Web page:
By Lonnie Wilkey
Editor, Baptist and Reflector
We were in a mess before the pandemic, we’re in a mess during the pandemic and we will be in a mess after the pandemic. Why? The answer is simple. We live in a world where sin is alive and well.
The world is upset with the murder of George Floyd in Minneapolis and rightly so. I usually give police the benefit of doubt in most cases, but it’s hard to do so when watching this man die at the hands of a police officer. The police officer expressed exceedingly poor judgment and will no doubt pay the price.
People across the United States gathered for rallies to express their displeasure of what they consider extreme racism. And, they should. Racism is a sin — end of discussion. It is wrong and in this case became a crime when a man’s life was taken.
There is nothing wrong with peaceful protests. We live in a country where men and women gave their life to insure we have that right. But, unfortunately, in many cities, including Nashville, across the nation recently, those peaceful protests turned violent. Businesses and buildings were looted and burned, the courthouse in Nashville among them.
Many people have expressed a similar thought in different ways, including Mark Twain, but I like this version attributed to former Tennessee Baptist pastor and former Southern Baptist Convention president Adrian Rogers: “it’s never right to do wrong and it’s never wrong to do right.”
Racism is never a right thing to practice. It goes against God’s command to love one another and it certainly is diametrically opposite of the Golden Rule which is described in Matthew 7:12: “So in everything, do to others what you would have them do to you, for this sums up the Law and the Prophets.”
And, as wrong as racism is, so is stealing and destroying other people’s property. And, sadly, a lot of the violence was reportedly committed by people who didn’t go to peacefully protest. They were intent on causing chaos. People all over our nation have been reeling from the economic fallout of COVID-19. Many business owners had just reopened in recent weeks only to discover that rioting and looting had happened to their businesses. They had nothing to do with what the policeman did in Minnesota but some of them had to close their businesses once again to clean up the mess and get it ready for business again.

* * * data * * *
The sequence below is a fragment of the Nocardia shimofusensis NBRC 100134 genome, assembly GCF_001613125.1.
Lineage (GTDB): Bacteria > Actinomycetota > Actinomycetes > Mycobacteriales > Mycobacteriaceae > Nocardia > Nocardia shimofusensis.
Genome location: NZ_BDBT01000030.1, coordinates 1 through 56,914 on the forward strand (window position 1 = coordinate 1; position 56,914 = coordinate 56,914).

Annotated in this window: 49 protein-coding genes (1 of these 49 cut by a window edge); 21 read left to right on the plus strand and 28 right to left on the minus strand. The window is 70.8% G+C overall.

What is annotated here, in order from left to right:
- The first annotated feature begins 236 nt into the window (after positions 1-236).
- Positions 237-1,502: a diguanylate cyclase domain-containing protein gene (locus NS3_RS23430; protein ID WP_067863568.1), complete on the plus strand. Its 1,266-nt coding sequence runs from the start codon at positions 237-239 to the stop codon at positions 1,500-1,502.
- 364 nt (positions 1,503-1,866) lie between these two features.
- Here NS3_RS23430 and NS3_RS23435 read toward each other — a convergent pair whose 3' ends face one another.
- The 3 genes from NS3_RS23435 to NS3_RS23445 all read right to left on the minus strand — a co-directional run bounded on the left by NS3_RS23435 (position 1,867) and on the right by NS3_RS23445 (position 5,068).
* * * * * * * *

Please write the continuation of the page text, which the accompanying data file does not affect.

No matter how much we hate what happened to George Floyd, it does not give anyone “the right to do wrong” to others. We need to treat others as we would want to be treated. End of discussion.
I would encourage every reader to read Chris Turner’s column on the bottom of this page about his encounter with a black teenage boy following the death of George Floyd. It will make you think in a way you have never done before.
We would have less turmoil (and violence) in this world if we would respect one another (and respect doesn’t mean agreeing on every issue) and treat others as we would want to be treated.
And, finally our world might be a better place if we followed this other bit of wisdom from Adrian Rogers: “We ought to be living as if Jesus died yesterday, rose this morning, and is coming back this afternoon.”
Wow! Can you imagine how different our world would be if we lived like Jesus is coming back tonight? Think about it.